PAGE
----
Posted by: ckckred | September 9, 2014

Under the Skin

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From its eerie opening of spellbinding lights and screeching strings to its dark and unexpected conclusion, Under the Skin is a distinctively unnerving sci-fi horror that carries no bounds to any source of conventionality. Director Jonathan Glazer emphasizes on creating scenes with Buñuel-style mood and texture, utilizing minimal dialogue to make viewers grow uncomfortable in their seats. Glazer, who has been on hiatus for the past decade, also channels Kubrickian imagery for a glowing emphasis on humankind itself. After watching Under the Skin, I felt bewildered and confused at Glazer’s ponderings but was somewhat satisfied and amazed at this surreal portrait he has painted, which will probably benefit from additional viewings to further contextualize the thematic material the picture presents.

Glazer’s nightmarish conception centers on an extra terrestrial being who takes a human form in Glasgow, Scotland. Scarlett Johansson, an actress who often fronts beauty magazines, plays the alien and her lustrous aura is used ironically as a tool of destruction. Indeed, Johansson’s creature, who covers herself with luxurious clothing and make-up, is a temptress but also a predator, who uses her sultry looks to lure men into a black cesspool, where they are consumed and devoured into empty bags of skin, a conceit that makes the worms of Upstream Color seem normal in comparison. Yet the alien finds itself in disarray on Earth, from recognizing the rules of society to its own self-discovery, leading to havoc and hazardous results.

Much of Under the Skin was improvised with live, Borat style action, with Johansson approaching real people on the street asking them questions with an English accent, with Glazer utilizing a series of hidden cameras to not publically reveal the illusion. But these scenes surprisingly don’t stick out from the written segments of the film but rather blend in naturally, allowing Under the Skin to seem completely realistic. Furthermore, the men Johansson entices don’t look and seem like actors but real and everyday people with the hopes and strife we all encounter.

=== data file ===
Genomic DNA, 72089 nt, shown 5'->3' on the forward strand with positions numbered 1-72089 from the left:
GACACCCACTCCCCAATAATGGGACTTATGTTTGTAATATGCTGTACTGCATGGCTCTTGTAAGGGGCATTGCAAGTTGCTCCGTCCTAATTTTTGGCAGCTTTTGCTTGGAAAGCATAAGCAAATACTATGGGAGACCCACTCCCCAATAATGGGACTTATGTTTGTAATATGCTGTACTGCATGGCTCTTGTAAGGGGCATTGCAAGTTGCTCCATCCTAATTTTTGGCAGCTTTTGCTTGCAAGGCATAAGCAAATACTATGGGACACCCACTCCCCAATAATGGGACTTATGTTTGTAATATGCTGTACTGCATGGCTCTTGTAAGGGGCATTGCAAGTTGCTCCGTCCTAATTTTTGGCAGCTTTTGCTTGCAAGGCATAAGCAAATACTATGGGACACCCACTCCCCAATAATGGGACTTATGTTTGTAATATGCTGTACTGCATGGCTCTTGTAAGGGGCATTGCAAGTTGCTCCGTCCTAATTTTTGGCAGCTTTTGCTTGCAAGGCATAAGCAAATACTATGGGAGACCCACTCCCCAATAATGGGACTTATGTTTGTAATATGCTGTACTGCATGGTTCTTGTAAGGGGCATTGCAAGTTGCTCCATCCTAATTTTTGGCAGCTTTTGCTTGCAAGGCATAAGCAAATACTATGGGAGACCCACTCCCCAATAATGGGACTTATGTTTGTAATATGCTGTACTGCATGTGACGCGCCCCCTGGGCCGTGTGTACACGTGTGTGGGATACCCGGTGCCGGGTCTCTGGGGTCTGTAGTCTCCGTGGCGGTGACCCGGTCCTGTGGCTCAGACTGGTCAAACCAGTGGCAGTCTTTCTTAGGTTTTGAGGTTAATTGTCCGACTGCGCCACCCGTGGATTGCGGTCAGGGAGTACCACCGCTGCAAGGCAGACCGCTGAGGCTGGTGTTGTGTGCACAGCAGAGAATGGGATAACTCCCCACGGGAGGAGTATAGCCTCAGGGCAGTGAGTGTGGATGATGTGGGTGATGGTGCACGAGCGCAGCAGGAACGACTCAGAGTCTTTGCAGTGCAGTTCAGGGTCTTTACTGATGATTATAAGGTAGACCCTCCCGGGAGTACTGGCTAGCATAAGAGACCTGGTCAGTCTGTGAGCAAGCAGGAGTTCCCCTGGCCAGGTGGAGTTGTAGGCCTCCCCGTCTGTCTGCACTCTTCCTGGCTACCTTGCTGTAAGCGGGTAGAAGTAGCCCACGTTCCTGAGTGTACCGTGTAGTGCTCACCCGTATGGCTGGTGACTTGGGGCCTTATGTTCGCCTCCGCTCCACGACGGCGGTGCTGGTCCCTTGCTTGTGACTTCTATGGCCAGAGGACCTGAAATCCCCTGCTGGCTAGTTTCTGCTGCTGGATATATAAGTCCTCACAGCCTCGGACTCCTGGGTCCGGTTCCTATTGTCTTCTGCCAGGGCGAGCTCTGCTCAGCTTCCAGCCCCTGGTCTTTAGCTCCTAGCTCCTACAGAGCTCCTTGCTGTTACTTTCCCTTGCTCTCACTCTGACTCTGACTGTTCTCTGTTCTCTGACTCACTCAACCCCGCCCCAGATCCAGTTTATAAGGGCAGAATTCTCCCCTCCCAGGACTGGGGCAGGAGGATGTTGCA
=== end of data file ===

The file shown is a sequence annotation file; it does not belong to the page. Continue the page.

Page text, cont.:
For maintaining this provocative mood throughout this picture, both Glazer and Johansson deserve a round of applause. Glazer excels in psychological horror and uses the wide and evocative scenery of Scotland to make Under the Skin look and seem as icy as The Shining. Johansson evokes the blunt coldness and emotionlessness of her character (which in any other context would sound like a nasty criticism but I mean this as a compliment as the highest way) to separate the creature from the humans it encounters. Yet Under the Skin spreads its wings a bit too wide. For much of the middle of the picture, Under the Skin lags and feels repetitive as the alien’s siren routine is stretched out. Perhaps if I were in a mood with more patience I would have appreciated the movie’s slow-pace, but the sluggish timing made me annoyed. The last thirty minutes are redeeming to Under the Skin’s cause, focusing more the beast’s adjustment to the Scotland atmosphere, but with some trimming the picture could be a leaner and better picture.

Ultimately, while Under the Skin lacks the qualities that made recent pictures like Take Shelter or Upstream Color complete, it’s a delectable and intelligent horror, a film that’s so rare in this day and age.

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Responses

  1. Heard lots of good things, keep skimming reviews so I get to see it unspoiled 🙂

    • Hope you enjoy it. It’s a movie I want to definitely check out again in the future, it really deserves another viewing.

  2. Many interesting points, and I enjoyed reading your take on the film. It’s a shame the pace was a problem for you – I have to admit it I liked the repetition of the whole siren thing as it meant the director could gradually reveal more and more of what happens to the men she/it seduces. I think the comparisons with Kubrick are justified; there are certain techniques and ideas that recall him over anyone else. It’s probably not my favourite film of 2014, but it is close.

    • Thanks! I liked that Glazer slowly revealed the full siren routine overtime, but the space in between just felt too lengthy. There’s definitely a Kubrick vibe to Under the Skin, sort of like if someone crossed 2001 over with Eyes Wide Shut and The Shining. I actually really want to watch this again to see if I get a better grip on the picture.

  3. This film is a total mind-bender, but it’s a very interesting one. And thankfully, it hardly ever lost its steam either. Good review.

    • Thanks! I felt that the middle of the picture went a bit too slow, but other than that Glazer keeps the film on a steady course. I’m still pondering on that haunting ending.

  4. Right up there among the top 2-3 films of the year so far for me. Great read mate.

    • Thanks! I’m not sure right now if it would be in my top 3 of the ear thus far, though I’ll have to watch it again.

  5. Excellent review and I movie I really loved. This is either a love it or hate it movie though as there were tons of people walking out of it which I can understand as it is up to the viewer to figure it all out (which quite a few moviegoers don’t seem to want to do). That soundtrack is stunning and you won’t forget it soon. A friend of mine even heard it in his dreams 🙂

    • Thanks. I did like the soundtrack, especially the Psycho-like violins. Ultimately, it ran on a bit too long (in my opinion at least), but I did enjoy Under the Skin.


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